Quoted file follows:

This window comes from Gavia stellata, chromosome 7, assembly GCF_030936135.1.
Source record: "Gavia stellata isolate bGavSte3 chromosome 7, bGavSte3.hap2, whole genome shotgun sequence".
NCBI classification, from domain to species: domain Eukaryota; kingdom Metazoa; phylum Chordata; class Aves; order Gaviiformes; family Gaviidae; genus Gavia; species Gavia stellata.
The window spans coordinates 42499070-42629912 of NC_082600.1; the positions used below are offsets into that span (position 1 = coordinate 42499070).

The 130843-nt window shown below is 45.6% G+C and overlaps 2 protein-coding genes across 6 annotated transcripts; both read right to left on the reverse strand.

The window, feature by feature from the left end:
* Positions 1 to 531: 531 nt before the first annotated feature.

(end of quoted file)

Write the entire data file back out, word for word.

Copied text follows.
This window comes from Gavia stellata, chromosome 7, assembly GCF_030936135.1.
Source record: "Gavia stellata isolate bGavSte3 chromosome 7, bGavSte3.hap2, whole genome shotgun sequence".
NCBI classification, from domain to species: domain Eukaryota; kingdom Metazoa; phylum Chordata; class Aves; order Gaviiformes; family Gaviidae; genus Gavia; species Gavia stellata.
The window spans coordinates 42499070-42629912 of NC_082600.1; the positions used below are offsets into that span (position 1 = coordinate 42499070).

The 130843-nt window shown below is 45.6% G+C and overlaps 2 protein-coding genes across 6 annotated transcripts; both read right to left on the reverse strand.

The window, feature by feature from the left end:
* Positions 1 to 531: 531 nt before the first annotated feature.